On Oct. 18, the Centers for Disease Control (CDC) and the Food and Drug Administration (FDA) confirmed the presence of a fungus known as Exserohilum rostratum in unopened medication vials of preservative-free methylprednisolone acetate produced by New England Compounding Center (NECC) of Framingham, Mass.[See also: More NECC products may be linked to fungal meningitis outbreak, officials warn ]
The lab confirmation applies to one of three implicated lots (Lot #08102012@51, BUD 2/6/2013) shipped on or after May 21, 2012, from NECC, and further links steroid injections from these lots from NECC to a multistate outbreak of fungal meningitis and joint infections. Testing on the other two implicated lots of methylprednisolone acetate and other NECC injectables continues, according to CDC and FDA.
CDC and state health departments estimate that approximately 14,000 patients may have received injections with medication from the three implicated lots of methylprednisolone and nearly 97 percent of those patients have been contacted for further follow-up.
FDA recommends that healthcare providers follow-up with patients when the following three conditions are met:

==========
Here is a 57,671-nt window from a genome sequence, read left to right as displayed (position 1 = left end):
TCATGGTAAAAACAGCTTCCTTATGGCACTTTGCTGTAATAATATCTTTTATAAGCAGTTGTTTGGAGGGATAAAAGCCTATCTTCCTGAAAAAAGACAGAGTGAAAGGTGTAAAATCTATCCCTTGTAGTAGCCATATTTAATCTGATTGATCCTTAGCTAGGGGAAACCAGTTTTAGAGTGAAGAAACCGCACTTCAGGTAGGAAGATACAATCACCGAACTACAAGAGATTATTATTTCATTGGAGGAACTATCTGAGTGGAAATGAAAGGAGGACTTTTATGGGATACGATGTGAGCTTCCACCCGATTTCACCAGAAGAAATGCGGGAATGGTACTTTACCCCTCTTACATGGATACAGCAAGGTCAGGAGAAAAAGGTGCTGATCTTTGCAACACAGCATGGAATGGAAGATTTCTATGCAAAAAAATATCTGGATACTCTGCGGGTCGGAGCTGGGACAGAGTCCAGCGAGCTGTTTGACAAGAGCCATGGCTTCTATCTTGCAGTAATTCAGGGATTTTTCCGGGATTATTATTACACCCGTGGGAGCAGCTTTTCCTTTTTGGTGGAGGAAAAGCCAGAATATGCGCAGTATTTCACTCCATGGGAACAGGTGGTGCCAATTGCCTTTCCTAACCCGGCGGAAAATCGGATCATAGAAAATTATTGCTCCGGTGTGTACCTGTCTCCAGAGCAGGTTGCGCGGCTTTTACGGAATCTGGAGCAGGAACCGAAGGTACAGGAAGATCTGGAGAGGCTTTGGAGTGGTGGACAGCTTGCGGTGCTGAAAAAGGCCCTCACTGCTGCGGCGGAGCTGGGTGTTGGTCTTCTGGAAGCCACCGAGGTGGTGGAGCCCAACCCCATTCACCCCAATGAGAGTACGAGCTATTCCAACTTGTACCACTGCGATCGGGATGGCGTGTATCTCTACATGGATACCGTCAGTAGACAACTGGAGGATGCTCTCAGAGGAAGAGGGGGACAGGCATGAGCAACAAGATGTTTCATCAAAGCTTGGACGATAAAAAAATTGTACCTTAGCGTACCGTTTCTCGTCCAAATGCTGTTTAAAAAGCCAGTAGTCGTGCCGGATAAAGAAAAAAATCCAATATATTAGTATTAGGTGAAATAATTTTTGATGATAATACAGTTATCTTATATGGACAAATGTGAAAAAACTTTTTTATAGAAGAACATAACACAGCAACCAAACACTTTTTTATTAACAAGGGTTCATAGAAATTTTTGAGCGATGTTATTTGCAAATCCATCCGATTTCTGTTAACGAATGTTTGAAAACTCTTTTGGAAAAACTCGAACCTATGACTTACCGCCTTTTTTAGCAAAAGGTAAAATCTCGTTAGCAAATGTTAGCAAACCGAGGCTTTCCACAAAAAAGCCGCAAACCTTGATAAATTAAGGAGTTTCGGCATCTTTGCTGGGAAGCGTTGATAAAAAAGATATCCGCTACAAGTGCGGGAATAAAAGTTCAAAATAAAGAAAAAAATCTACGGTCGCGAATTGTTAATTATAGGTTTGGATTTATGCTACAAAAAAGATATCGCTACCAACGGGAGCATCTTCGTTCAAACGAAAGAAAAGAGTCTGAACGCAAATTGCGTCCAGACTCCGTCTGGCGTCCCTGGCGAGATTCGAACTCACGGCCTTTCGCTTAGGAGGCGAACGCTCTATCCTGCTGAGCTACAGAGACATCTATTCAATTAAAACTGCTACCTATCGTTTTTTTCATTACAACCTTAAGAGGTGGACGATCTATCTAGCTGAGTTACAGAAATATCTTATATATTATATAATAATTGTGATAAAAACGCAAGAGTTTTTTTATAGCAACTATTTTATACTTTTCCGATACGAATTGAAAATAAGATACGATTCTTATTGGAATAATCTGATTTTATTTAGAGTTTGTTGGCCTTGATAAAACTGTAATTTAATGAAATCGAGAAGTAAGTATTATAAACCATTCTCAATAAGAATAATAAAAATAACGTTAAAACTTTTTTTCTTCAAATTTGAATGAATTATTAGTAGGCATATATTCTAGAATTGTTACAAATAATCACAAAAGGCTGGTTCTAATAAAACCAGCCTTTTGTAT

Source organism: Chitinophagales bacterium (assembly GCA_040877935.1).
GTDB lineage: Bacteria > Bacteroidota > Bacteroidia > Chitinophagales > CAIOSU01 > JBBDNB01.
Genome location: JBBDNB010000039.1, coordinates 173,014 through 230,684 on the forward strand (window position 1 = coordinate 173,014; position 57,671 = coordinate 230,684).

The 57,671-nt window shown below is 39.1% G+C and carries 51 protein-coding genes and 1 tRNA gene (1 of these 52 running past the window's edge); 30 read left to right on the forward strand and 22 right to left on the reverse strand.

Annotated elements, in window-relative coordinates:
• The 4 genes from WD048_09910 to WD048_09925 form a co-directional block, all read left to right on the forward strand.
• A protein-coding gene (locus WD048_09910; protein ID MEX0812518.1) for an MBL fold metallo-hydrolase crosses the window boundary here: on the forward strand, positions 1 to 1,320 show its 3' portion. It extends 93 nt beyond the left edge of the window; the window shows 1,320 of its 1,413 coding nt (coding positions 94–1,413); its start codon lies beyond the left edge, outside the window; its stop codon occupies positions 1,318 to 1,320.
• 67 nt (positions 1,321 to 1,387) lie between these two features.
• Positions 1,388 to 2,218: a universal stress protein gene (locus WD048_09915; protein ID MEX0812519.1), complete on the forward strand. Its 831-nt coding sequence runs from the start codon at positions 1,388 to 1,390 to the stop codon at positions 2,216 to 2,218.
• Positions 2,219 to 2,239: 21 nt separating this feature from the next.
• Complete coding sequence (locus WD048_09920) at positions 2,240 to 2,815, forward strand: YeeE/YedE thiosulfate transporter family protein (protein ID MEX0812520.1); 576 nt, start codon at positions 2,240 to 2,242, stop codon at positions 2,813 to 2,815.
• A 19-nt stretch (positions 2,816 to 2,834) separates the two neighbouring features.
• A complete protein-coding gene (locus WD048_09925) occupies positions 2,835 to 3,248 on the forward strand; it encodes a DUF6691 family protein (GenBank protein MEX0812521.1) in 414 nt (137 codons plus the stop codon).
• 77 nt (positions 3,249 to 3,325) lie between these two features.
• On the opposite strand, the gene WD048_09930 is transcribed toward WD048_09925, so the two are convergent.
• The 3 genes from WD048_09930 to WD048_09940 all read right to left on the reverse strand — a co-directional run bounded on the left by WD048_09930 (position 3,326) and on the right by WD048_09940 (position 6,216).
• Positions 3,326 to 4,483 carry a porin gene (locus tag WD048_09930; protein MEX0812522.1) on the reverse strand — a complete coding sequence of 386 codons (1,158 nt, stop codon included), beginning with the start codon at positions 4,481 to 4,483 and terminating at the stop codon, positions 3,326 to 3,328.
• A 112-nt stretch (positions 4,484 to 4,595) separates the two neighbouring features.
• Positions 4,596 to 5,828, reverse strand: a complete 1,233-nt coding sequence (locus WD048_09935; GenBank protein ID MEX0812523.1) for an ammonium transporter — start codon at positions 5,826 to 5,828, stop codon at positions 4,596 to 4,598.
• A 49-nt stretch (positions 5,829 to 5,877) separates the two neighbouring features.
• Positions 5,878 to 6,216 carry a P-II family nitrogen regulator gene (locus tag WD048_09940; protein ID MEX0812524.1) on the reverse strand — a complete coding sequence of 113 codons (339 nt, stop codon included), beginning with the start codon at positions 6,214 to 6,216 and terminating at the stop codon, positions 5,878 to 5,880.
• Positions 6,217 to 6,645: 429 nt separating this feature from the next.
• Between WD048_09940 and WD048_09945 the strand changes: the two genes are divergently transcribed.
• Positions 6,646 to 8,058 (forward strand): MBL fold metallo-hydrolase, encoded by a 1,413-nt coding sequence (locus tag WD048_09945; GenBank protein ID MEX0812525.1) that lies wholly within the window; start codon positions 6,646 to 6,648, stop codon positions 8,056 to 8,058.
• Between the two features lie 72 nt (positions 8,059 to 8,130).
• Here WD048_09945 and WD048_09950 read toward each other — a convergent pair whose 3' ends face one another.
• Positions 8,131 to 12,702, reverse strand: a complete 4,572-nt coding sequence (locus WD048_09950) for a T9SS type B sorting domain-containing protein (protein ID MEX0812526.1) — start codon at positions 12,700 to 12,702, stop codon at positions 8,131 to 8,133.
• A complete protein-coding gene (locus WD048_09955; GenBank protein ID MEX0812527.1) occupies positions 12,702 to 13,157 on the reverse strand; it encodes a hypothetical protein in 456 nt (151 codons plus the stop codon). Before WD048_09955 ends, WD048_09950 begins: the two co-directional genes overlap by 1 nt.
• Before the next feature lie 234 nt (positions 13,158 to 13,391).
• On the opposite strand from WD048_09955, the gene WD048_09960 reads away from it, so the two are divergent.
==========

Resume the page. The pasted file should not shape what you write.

- The medication administered was an injectable product (80 mg/ml) purchased from or produced by NECC, including an ophthalmic drug that is injectable or used in conjunction with eye surgery, or a cardioplegic solution.
- The medication was shipped by NECC on or after May 21, 2012.
- The medication was administered to patients on or after May 21, 2012.
Click here  to access a Patient Notification Letter produced by the FDA. The letter template notifies patients that a drug produced by NECC has been recalled.
According to the American College of Physicians, more than 200 patients have been diagnosed with fungal meningitis following spinal epidural injections with contaminated methylprednisolone from NECC. In a clinical observation published online Oct. 18 in Annals of Internal Medicine, researchers provide details about the clinical care, deterioration and, ultimately, death of one of the index cases in this outbreak.
The authors took care of a 51-year-old patient who initially sought emergency medical care for occipital headaches radiating to the face one week after having an epidural steroid injection in her neck. The otherwise healthy patient returned to the emergency room the next day with troublesome neurological symptoms.
Over the next several days, her health continued to deteriorate rapidly, until she died 10 days later. An autopsy revealed severe brain and spinal cord damage.
The researchers conclude that the patient was contaminated with Exserohilum, a species of fungi with a short, unknown incubation time.
Clinicians and the public should be aware of the signs and symptoms of fungal meningitis following joint or bone injections, because in this outbreak, rapid diagnosis and treatment may be necessary to prevent serious complications and death.
The article, Fatal Exserohilum Menengitis and CNS Vasculitis after Cervical Epidural Methylpredisolone Injection, is available for free here .